Presented as religious political fiction, this book offers an interesting premise wrapped in spirituality: A former African-American mayor unaffiliated with either political party suddenly is pressed to vie for the presidency while a repeal of the 22nd Amendment is being sought that would allow President Obama to seek a third term.
The former mayor, protagonist Curt Felton Jr., 61, is a centrist who wants to unify the country by inspiring his weekly radio show listeners to take note of sell-outs from both political parties. But while he conducts an inspiring speaking tour by bus, others conspire to hatch a sinister plot. Felton begins getting secret messages from a Deep-Throat like source about a possible government overthrow. He then becomes alarmed when a popular conservative national talk show host is shot after unexpectedly throwing his support behind him.
Little’s grammatically taut book employs ample, well-selected biblical quotes throughout to support Felton’s faith and various plot points. His main characters have depth and engaging personalities, and the evildoers are appropriately sinister. However, all the voices are virtually indistinguishable from one another until later in the book. Subplots involving Felton’s daughter, Elease, and his own romantic involvements are tepid at best.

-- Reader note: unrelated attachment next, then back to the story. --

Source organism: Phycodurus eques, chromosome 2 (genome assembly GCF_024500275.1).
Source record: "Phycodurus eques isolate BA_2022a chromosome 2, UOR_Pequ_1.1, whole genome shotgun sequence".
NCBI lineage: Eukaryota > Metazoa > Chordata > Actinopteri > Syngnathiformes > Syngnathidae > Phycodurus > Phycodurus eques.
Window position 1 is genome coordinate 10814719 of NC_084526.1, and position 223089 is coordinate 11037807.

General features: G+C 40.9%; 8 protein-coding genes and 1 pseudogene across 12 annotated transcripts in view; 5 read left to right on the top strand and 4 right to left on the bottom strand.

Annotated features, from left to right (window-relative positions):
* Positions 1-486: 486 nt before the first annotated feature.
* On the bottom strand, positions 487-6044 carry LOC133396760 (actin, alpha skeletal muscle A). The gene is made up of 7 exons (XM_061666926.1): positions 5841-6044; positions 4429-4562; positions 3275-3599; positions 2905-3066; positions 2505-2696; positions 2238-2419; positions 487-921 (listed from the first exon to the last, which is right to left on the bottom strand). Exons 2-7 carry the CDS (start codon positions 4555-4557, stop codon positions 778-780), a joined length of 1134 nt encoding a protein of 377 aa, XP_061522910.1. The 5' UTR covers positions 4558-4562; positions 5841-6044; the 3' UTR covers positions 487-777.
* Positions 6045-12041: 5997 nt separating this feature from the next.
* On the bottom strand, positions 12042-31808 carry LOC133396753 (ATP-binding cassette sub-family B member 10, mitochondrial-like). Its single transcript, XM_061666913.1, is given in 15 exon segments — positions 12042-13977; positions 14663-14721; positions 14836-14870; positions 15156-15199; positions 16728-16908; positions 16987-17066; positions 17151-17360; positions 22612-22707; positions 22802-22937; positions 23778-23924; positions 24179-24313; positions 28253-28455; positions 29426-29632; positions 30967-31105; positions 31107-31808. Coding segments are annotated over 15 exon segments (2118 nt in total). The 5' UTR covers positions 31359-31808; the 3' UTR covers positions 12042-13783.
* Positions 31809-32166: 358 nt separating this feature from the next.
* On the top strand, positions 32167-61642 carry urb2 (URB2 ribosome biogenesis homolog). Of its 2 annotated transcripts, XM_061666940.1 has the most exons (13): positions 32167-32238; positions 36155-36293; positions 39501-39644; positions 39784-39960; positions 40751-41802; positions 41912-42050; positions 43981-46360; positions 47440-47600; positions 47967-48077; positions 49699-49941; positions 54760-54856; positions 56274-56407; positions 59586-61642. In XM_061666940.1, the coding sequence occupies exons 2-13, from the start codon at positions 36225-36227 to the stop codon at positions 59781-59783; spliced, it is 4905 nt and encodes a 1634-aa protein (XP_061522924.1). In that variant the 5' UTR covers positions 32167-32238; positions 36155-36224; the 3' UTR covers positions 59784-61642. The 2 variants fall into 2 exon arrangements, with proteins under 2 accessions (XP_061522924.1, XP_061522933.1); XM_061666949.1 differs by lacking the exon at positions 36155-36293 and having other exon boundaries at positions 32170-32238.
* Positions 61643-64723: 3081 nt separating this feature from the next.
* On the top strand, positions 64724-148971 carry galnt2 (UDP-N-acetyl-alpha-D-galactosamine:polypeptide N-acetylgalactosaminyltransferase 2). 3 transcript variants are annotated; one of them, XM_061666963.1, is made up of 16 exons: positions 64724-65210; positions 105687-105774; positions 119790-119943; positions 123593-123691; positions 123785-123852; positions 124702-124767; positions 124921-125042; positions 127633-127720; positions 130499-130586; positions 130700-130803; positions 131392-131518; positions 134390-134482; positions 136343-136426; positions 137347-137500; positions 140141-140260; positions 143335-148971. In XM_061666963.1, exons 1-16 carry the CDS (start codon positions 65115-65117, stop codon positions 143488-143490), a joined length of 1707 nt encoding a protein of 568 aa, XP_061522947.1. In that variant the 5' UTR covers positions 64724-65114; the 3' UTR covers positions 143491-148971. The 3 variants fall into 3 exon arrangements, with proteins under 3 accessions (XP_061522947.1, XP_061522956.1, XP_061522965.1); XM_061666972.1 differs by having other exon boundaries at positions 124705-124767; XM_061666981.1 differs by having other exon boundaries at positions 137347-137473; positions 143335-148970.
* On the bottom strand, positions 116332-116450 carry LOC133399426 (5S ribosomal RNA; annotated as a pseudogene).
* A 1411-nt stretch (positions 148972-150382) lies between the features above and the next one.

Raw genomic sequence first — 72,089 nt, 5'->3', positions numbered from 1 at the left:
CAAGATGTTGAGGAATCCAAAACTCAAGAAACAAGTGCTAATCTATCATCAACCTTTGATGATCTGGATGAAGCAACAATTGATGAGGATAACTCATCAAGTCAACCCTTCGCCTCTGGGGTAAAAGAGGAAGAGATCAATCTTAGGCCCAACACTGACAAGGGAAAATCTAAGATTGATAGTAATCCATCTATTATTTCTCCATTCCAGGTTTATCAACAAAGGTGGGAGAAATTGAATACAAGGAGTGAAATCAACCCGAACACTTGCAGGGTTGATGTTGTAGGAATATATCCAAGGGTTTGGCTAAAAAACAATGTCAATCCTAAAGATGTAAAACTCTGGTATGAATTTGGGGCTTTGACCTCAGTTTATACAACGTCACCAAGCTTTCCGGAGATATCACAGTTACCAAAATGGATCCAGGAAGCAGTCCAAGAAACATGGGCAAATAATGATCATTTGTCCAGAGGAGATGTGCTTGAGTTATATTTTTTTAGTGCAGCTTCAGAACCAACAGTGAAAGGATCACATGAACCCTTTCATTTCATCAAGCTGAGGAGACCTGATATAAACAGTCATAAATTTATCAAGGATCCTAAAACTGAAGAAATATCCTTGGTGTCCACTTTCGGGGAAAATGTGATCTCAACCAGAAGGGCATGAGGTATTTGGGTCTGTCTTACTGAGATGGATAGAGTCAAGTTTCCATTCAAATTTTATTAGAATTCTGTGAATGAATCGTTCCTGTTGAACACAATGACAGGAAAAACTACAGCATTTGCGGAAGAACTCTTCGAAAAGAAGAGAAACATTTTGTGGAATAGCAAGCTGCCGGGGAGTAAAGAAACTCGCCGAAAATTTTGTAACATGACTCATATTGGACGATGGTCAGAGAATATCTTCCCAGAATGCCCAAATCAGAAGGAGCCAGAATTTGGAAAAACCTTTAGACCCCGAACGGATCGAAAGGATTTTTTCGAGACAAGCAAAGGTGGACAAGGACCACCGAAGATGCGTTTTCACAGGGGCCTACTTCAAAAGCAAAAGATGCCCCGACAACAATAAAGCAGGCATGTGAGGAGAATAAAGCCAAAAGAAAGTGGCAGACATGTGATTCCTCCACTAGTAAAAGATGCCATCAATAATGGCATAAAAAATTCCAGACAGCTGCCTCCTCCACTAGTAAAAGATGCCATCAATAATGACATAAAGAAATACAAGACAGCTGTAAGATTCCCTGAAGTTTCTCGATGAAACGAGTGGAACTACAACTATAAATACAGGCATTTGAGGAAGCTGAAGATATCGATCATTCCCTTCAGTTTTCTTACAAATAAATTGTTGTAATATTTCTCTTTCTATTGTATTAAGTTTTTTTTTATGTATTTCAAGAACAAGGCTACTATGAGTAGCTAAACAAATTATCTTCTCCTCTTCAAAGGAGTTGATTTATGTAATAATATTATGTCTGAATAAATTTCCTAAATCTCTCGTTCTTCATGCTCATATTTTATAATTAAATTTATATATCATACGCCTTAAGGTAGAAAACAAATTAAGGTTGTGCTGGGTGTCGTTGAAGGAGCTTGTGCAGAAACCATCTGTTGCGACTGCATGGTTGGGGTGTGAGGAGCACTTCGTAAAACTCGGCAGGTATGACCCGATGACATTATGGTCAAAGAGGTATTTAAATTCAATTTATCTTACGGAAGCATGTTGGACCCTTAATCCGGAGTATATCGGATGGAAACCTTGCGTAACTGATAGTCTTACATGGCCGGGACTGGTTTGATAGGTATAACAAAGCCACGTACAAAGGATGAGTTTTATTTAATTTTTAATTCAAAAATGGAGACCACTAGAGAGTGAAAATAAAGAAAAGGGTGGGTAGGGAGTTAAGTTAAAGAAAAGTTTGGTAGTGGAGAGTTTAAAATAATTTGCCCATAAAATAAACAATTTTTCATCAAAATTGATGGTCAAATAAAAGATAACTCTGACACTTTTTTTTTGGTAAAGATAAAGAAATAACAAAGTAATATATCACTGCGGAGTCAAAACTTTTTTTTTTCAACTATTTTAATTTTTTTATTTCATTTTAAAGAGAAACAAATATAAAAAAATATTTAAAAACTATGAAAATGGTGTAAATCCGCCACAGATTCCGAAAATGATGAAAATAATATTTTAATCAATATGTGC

While the novel’s characters and situations parallel present-day people and political machinations, this story builds much too slowly. What could be a thriller lags due to too much telling of events in the book’s first half rather than letting gripping action drive the plot. In addition, a surprise twist at book’s end (perhaps because of a planned sequel) seems more of a cop-out than a solid finale.
In short, Little’s book offers a thought-provoking premise. But when the story eventually builds intrigue, it’s too little too late. The novel could potentially draw a wider audience if rewritten to feature gripping action and tension from the outset.